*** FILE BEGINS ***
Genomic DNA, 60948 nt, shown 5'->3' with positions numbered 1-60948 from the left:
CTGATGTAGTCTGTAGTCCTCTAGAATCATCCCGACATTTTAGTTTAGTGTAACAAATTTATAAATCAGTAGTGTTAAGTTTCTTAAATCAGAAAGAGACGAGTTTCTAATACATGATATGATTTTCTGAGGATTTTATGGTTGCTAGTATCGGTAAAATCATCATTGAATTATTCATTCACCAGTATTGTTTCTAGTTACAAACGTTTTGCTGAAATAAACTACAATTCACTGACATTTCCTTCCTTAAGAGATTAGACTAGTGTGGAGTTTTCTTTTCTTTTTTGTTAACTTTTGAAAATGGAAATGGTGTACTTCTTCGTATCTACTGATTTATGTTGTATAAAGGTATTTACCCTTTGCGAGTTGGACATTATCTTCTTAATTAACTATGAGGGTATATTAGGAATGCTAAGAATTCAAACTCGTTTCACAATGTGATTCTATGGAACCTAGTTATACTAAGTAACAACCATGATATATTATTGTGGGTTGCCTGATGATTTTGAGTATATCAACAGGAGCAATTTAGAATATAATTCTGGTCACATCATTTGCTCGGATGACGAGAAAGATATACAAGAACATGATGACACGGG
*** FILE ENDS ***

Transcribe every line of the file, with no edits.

Genomic DNA, 60948 nt, shown 5'->3' with positions numbered 1-60948 from the left:
CTGATGTAGTCTGTAGTCCTCTAGAATCATCCCGACATTTTAGTTTAGTGTAACAAATTTATAAATCAGTAGTGTTAAGTTTCTTAAATCAGAAAGAGACGAGTTTCTAATACATGATATGATTTTCTGAGGATTTTATGGTTGCTAGTATCGGTAAAATCATCATTGAATTATTCATTCACCAGTATTGTTTCTAGTTACAAACGTTTTGCTGAAATAAACTACAATTCACTGACATTTCCTTCCTTAAGAGATTAGACTAGTGTGGAGTTTTCTTTTCTTTTTTGTTAACTTTTGAAAATGGAAATGGTGTACTTCTTCGTATCTACTGATTTATGTTGTATAAAGGTATTTACCCTTTGCGAGTTGGACATTATCTTCTTAATTAACTATGAGGGTATATTAGGAATGCTAAGAATTCAAACTCGTTTCACAATGTGATTCTATGGAACCTAGTTATACTAAGTAACAACCATGATATATTATTGTGGGTTGCCTGATGATTTTGAGTATATCAACAGGAGCAATTTAGAATATAATTCTGGTCACATCATTTGCTCGGATGACGAGAAAGATATACAAGAACATGATGACACGGG